As in the Gospel episode that we heard (Mc 5,21-24,35), may you be to all those entrusted to your responsibility a sign of Jesus’ kindness and tenderness. In him it was visible that the God who loves life is not foreign or remote from human affairs but is the Friend who never abandons us. And in moments when the temptation creeps in to consider every educational commitment vain, draw from the Eucharist the light to reinforce your faith, in the certainty that the grace and power of Jesus Christ can reach the human being in every situation, even the most difficult.
Dear friends, I entrust you all to the protection of Mary, venerated in this cathedral by the title: “Queen of all the Saints”. Tradition links this to the image of the ex voto given by a sailor in thanksgiving to her for saving his son, who emerged unharmed from a storm at sea. May the motherly gaze of Mary also accompany your steps in holiness on the way towards a landing-place of peace. Many thanks.
Dear Engaged Couples,
I am pleased to end this intense day, the culmination of the National Eucharistic Congress by meeting you, almost as if I wanted to entrust to your young lives the legacy of this event of grace. Moreover, the Eucharist, Christ’s gift for the salvation of the world, indicates and contains the truest horizon of the experience you are living: Christ’s love as the fulfilment of human love. I thank Archbishop Edoardo Menichelli of Ancona-Osimo for his cordial and profound greeting and all of you for this lively participation; I also thank you for the questions you have put to me and which I welcome, trusting in the presence among us of the Lord Jesus. He alone has the words of eternal life, words of life for you and for your future!
The questions you are asking acquire even greater importance in the present social context. I would like to offer you just a few guidelines by way of an answer. In certain ways our times are far from easy, especially for you, the young. The table is laden with so many delectable things, but it seems, as in the Gospel episode of the wedding at Cana, that the wine of the celebration has run out. Above all the difficulty of finding a steady job veils the future with uncertainty. This condition contributes to postponing definitive decisions and has a negative influence on the growth of society, which fails to fully appreciate the wealth of energy, competence and creativity of your generation.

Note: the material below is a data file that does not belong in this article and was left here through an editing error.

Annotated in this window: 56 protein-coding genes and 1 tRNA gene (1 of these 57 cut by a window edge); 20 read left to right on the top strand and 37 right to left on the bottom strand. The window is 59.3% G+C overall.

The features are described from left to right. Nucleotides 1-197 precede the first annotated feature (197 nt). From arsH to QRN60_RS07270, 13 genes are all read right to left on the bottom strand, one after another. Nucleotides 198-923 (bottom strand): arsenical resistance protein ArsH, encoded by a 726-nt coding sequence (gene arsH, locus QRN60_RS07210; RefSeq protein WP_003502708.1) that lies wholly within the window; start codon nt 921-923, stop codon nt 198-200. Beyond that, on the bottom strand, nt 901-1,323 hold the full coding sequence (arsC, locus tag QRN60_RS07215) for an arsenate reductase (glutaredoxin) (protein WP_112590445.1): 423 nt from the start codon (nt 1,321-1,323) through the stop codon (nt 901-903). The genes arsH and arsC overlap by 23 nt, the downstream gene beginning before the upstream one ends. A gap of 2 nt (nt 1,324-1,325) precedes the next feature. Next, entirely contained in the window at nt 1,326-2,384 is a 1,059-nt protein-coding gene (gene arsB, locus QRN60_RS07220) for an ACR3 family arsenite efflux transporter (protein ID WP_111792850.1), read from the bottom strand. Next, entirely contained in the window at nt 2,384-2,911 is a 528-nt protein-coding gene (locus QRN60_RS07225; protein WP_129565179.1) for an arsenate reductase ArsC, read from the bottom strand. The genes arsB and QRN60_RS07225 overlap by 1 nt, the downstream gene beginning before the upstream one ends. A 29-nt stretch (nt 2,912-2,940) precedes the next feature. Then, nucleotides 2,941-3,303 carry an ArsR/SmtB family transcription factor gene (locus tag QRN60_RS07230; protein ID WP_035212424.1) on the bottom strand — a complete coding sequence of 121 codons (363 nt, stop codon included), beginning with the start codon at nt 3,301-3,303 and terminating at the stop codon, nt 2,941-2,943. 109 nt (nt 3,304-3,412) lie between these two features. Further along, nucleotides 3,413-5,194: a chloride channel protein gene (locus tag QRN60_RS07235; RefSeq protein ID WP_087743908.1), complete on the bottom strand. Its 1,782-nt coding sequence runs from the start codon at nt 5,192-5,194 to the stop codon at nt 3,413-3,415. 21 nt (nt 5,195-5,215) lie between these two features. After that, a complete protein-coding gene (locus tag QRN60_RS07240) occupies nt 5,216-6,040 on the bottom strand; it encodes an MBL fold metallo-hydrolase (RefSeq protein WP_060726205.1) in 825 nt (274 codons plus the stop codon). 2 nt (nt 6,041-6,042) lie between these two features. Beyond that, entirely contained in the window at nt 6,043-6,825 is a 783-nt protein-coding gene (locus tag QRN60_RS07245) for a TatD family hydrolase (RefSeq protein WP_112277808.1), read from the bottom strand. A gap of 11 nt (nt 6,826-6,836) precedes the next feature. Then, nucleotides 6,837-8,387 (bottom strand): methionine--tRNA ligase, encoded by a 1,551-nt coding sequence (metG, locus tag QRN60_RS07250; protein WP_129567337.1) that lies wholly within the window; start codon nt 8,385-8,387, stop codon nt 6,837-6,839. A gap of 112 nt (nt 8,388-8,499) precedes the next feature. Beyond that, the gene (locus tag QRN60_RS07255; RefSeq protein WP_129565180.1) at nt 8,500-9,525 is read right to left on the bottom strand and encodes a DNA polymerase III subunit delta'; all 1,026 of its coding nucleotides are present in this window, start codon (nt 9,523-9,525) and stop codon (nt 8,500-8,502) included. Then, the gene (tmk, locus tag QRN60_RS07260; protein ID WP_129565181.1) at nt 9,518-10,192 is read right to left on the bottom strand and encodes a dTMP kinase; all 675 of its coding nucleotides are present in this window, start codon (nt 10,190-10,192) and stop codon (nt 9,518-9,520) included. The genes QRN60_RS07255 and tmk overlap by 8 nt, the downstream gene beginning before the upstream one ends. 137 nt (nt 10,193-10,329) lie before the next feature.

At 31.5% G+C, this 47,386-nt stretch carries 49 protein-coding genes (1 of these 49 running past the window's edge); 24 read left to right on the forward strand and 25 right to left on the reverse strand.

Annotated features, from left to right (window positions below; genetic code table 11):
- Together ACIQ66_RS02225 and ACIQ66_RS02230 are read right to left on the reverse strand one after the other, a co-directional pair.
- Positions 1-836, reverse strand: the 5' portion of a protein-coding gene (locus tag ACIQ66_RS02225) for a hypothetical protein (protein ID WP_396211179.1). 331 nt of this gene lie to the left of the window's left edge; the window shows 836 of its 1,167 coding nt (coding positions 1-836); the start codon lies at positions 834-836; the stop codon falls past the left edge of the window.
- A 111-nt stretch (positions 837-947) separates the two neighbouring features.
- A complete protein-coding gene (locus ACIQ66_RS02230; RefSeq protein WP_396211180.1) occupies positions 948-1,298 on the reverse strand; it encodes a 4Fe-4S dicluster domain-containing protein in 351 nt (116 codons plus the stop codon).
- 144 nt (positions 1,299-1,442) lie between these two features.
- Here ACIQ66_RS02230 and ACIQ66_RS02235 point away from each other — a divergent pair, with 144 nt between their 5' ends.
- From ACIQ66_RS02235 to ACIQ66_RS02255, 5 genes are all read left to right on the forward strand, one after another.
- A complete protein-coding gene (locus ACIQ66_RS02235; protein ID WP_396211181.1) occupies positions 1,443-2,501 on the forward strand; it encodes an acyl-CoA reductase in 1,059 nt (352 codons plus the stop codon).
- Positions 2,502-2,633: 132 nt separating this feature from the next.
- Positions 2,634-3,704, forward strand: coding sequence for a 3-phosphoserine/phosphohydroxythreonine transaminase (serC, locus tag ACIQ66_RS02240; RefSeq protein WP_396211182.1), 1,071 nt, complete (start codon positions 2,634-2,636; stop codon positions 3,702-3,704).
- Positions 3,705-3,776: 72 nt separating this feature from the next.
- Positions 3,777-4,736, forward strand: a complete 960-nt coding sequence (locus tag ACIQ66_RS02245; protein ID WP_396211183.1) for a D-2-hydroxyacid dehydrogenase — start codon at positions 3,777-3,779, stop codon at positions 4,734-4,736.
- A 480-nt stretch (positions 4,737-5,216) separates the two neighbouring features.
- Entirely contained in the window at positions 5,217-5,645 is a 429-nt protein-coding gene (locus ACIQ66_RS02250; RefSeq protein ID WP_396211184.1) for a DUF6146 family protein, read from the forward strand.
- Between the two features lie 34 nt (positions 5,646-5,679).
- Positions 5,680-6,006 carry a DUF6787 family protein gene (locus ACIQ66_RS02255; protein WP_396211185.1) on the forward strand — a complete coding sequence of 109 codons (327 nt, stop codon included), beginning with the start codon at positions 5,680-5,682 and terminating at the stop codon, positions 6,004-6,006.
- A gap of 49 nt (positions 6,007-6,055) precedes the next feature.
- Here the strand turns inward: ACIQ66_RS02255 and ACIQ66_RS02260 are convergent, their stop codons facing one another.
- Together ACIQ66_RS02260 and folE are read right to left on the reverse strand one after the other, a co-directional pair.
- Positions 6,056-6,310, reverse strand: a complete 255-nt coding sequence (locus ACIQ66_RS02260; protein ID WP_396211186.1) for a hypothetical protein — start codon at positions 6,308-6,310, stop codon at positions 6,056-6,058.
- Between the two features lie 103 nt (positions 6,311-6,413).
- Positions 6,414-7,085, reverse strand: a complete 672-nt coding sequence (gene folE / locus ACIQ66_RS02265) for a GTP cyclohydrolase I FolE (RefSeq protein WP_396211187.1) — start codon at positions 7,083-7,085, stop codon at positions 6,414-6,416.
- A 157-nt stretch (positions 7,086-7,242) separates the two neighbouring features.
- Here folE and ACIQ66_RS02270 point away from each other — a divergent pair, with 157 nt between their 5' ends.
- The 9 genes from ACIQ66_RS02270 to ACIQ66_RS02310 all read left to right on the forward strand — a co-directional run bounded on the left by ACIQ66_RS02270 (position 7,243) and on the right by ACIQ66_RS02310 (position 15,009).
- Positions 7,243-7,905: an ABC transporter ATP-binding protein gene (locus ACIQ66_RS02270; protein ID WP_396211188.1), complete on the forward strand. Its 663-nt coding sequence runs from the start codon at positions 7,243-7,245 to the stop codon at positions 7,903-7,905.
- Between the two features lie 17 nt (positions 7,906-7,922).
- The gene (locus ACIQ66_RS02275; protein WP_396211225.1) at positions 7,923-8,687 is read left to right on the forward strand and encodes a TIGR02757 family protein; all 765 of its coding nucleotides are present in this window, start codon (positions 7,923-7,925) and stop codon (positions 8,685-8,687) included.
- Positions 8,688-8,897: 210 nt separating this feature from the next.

A culture that tends to ignore clear moral criteria also lacks the festive wine: in the confusion everyone is urged to act in an individual, autonomous manner, often solely on the perimeter of the present. The fragmentation of the community fabric is reflected in a relativism that corrodes essential values; the harmony of feelings, of spiritual states and emotions seems more important than sharing a plan for life. Even basic decisions then become fragile, exposed as they are to the possibility of revocation that is often considered an expression of freedom, whereas in fact it points to the lack of it. The exaltation of the body, which in reality banalizes sexuality and tends to make it live outside the communal context of life and love, also belongs to this culture which also lacks the wine of the feast.
Dear young people, do not fear to face these challenges! Never lose hope. Be brave, even in difficulties, remaining steadfast in your faith. You may be certain that in every circumstance you are cherished and protected by the love of God, who is our strength. God is good. For this reason it is important that the encounter with God, especially in personal and community prayer, should be constant and faithful, as is the development of your love: loving God and feeling that he loves me. Nothing can separate us from God’s love!
Rest assured, therefore, that the Church too is close to you, supports you and never ceases to look at you with great trust. She knows that you are thirsting for values, true values on which it is worthwhile to build your home! They are the values of faith, of the person, of the family, of human relations and of justice.